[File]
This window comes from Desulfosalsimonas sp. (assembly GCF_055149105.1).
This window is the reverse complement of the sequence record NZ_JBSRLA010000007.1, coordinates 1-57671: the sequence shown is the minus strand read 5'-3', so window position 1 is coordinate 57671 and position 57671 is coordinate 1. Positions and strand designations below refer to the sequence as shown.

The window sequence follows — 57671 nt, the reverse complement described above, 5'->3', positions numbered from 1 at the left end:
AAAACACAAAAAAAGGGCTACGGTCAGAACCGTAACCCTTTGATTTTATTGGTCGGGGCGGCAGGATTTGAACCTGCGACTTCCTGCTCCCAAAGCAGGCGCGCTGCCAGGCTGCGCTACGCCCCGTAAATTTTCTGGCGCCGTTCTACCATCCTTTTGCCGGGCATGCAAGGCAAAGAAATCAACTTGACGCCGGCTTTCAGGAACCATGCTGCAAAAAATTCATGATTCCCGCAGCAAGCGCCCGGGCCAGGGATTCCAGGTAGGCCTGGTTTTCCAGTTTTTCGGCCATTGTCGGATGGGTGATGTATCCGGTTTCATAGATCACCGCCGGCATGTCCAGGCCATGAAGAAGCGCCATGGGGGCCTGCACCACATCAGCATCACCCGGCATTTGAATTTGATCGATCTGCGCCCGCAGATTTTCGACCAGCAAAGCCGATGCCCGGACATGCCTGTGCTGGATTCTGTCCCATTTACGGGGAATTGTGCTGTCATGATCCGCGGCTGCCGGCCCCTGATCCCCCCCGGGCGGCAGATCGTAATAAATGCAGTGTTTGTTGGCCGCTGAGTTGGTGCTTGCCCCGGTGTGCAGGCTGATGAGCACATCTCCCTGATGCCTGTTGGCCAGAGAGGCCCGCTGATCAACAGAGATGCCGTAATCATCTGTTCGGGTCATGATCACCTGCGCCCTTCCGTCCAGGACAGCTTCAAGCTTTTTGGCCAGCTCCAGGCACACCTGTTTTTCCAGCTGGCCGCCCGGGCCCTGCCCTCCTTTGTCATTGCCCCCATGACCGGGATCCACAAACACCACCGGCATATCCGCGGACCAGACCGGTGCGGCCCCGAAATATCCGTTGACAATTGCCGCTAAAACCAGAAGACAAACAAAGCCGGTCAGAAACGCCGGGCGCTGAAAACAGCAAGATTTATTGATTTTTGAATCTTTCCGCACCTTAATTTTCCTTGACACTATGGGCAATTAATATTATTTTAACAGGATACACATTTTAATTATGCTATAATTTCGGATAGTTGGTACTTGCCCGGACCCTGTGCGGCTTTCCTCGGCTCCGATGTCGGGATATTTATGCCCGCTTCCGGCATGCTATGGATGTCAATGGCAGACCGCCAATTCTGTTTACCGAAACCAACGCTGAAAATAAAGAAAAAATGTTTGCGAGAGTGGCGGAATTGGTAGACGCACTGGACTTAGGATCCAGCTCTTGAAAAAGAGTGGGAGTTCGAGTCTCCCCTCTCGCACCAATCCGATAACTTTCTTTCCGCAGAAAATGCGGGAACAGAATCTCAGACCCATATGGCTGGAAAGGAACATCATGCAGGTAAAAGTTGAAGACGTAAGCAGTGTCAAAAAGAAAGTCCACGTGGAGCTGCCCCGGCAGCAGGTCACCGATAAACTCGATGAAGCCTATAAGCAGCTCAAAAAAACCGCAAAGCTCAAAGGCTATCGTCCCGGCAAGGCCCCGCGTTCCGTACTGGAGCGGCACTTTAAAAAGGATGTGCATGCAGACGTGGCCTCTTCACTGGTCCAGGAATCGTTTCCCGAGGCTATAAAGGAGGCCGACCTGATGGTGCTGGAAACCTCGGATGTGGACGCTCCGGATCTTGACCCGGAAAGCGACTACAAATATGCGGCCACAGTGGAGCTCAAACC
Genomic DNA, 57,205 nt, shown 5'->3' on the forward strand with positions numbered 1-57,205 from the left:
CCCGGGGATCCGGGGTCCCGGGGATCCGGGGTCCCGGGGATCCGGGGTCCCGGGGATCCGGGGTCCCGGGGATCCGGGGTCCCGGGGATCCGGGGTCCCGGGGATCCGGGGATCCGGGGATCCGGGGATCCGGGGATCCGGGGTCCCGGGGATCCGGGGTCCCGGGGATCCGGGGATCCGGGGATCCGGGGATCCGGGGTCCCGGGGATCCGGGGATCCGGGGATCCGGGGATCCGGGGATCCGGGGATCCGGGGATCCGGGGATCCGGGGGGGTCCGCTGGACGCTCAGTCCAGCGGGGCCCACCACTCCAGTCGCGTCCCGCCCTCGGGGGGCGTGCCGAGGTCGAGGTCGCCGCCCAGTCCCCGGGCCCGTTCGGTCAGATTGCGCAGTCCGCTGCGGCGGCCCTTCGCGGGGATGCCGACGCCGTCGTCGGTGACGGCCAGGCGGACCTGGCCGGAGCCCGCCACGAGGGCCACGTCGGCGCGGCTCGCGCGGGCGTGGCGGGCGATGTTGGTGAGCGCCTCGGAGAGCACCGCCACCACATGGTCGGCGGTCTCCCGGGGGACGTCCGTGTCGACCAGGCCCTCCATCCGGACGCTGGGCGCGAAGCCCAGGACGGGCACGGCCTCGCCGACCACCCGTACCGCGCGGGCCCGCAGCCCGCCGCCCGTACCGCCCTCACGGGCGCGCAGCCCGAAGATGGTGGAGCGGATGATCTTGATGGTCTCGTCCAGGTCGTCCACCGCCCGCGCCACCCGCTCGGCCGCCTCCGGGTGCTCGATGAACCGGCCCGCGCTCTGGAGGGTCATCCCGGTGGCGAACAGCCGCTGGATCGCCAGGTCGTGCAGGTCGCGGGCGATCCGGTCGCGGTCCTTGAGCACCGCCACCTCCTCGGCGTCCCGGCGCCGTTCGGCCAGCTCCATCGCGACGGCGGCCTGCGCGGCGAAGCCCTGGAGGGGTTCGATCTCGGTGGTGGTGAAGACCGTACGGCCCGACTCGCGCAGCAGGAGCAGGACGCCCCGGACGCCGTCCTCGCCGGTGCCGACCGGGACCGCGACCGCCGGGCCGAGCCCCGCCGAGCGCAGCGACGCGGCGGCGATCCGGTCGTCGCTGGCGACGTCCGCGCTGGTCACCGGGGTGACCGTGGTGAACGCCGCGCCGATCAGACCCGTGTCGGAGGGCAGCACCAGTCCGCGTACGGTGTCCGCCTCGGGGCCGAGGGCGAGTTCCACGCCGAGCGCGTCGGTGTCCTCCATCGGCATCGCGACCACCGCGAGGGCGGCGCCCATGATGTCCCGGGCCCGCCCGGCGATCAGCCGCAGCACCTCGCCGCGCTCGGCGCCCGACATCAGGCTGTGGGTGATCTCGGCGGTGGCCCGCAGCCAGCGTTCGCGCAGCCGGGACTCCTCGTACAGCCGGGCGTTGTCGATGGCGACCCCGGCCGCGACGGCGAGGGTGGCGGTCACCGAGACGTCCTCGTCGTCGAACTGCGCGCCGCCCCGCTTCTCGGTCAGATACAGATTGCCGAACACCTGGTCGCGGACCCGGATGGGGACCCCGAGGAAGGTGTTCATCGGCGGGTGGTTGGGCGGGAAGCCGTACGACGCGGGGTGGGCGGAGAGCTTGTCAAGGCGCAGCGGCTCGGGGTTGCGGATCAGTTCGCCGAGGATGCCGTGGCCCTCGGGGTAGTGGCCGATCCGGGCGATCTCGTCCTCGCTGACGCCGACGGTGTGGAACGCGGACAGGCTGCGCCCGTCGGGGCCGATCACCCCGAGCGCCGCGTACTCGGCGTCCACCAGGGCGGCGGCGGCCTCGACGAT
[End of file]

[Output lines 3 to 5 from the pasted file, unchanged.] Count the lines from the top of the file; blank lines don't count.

The window sequence follows — 57671 nt, the reverse complement described above, 5'->3', positions numbered from 1 at the left end:
AAAACACAAAAAAAGGGCTACGGTCAGAACCGTAACCCTTTGATTTTATTGGTCGGGGCGGCAGGATTTGAACCTGCGACTTCCTGCTCCCAAAGCAGGCGCGCTGCCAGGCTGCGCTACGCCCCGTAAATTTTCTGGCGCCGTTCTACCATCCTTTTGCCGGGCATGCAAGGCAAAGAAATCAACTTGACGCCGGCTTTCAGGAACCATGCTGCAAAAAATTCATGATTCCCGCAGCAAGCGCCCGGGCCAGGGATTCCAGGTAGGCCTGGTTTTCCAGTTTTTCGGCCATTGTCGGATGGGTGATGTATCCGGTTTCATAGATCACCGCCGGCATGTCCAGGCCATGAAGAAGCGCCATGGGGGCCTGCACCACATCAGCATCACCCGGCATTTGAATTTGATCGATCTGCGCCCGCAGATTTTCGACCAGCAAAGCCGATGCCCGGACATGCCTGTGCTGGATTCTGTCCCATTTACGGGGAATTGTGCTGTCATGATCCGCGGCTGCCGGCCCCTGATCCCCCCCGGGCGGCAGATCGTAATAAATGCAGTGTTTGTTGGCCGCTGAGTTGGTGCTTGCCCCGGTGTGCAGGCTGATGAGCACATCTCCCTGATGCCTGTTGGCCAGAGAGGCCCGCTGATCAACAGAGATGCCGTAATCATCTGTTCGGGTCATGATCACCTGCGCCCTTCCGTCCAGGACAGCTTCAAGCTTTTTGGCCAGCTCCAGGCACACCTGTTTTTCCAGCTGGCCGCCCGGGCCCTGCCCTCCTTTGTCATTGCCCCCATGACCGGGATCCACAAACACCACCGGCATATCCGCGGACCAGACCGGTGCGGCCCCGAAATATCCGTTGACAATTGCCGCTAAAACCAGAAGACAAACAAAGCCGGTCAGAAACGCCGGGCGCTGAAAACAGCAAGATTTATTGATTTTTGAATCTTTCCGCACCTTAATTTTCCTTGACACTATGGGCAATTAATATTATTTTAACAGGATACACATTTTAATTATGCTATAATTTCGGATAGTTGGTACTTGCCCGGACCCTGTGCGGCTTTCCTCGGCTCCGATGTCGGGATATTTATGCCCGCTTCCGGCATGCTATGGATGTCAATGGCAGACCGCCAATTCTGTTTACCGAAACCAACGCTGAAAATAAAGAAAAAATGTTTGCGAGAGTGGCGGAATTGGTAGACGCACTGGACTTAGGATCCAGCTCTTGAAAAAGAGTGGGAGTTCGAGTCTCCCCTCTCGCACCAATCCGATAACTTTCTTTCCGCAGAAAATGCGGGAACAGAATCTCAGACCCATATGGCTGGAAAGGAACATCATGCAGGTAAAAGTTGAAGACGTAAGCAGTGTCAAAAAGAAAGTCCACGTGGAGCTGCCCCGGCAGCAGGTCACCGATAAACTCGATGAAGCCTATAAGCAGCTCAAAAAAACCGCAAAGCTCAAAGGCTATCGTCCCGGCAAGGCCCCGCGTTCCGTACTGGAGCGGCACTTTAAAAAGGATGTGCATGCAGACGTGGCCTCTTCACTGGTCCAGGAATCGTTTCCCGAGGCTATAAAGGAGGCCGACCTGATGGTGCTGGAAACCTCGGATGTGGACGCTCCGGATCTTGACCCGGAAAGCGACTACAAATATGCGGCCACAGTGGAGCTCAAACC
Genomic DNA, 57,205 nt, shown 5'->3' on the forward strand with positions numbered 1-57,205 from the left: